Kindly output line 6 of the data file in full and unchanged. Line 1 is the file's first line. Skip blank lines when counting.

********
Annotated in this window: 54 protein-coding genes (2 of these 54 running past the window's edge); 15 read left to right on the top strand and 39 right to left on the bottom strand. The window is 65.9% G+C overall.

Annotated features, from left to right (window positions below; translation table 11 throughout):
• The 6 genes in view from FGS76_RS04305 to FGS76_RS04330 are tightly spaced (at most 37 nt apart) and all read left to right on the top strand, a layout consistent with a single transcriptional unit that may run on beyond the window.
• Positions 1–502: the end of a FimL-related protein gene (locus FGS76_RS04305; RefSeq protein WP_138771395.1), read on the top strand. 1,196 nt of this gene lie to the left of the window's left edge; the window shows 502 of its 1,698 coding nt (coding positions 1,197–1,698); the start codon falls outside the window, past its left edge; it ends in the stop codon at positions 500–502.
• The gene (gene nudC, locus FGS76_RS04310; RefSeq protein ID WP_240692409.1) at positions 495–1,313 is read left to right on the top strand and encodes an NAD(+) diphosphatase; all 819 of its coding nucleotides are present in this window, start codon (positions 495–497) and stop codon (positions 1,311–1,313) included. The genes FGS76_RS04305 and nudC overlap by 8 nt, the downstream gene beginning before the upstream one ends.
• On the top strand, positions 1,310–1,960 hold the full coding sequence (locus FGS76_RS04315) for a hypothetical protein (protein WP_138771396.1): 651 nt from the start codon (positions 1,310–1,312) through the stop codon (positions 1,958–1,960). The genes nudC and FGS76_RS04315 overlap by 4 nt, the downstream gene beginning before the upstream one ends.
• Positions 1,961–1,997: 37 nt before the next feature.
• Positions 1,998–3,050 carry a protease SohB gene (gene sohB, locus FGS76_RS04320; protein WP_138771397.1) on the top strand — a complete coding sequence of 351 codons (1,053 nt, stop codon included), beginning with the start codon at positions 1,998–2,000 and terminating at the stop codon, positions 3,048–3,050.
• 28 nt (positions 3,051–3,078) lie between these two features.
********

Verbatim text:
• On the top strand, positions 1,310–1,960 hold the full coding sequence (locus FGS76_RS04315) for a hypothetical protein (protein WP_138771396.1): 651 nt from the start codon (positions 1,310–1,312) through the stop codon (positions 1,958–1,960). The genes nudC and FGS76_RS04315 overlap by 4 nt, the downstream gene beginning before the upstream one ends.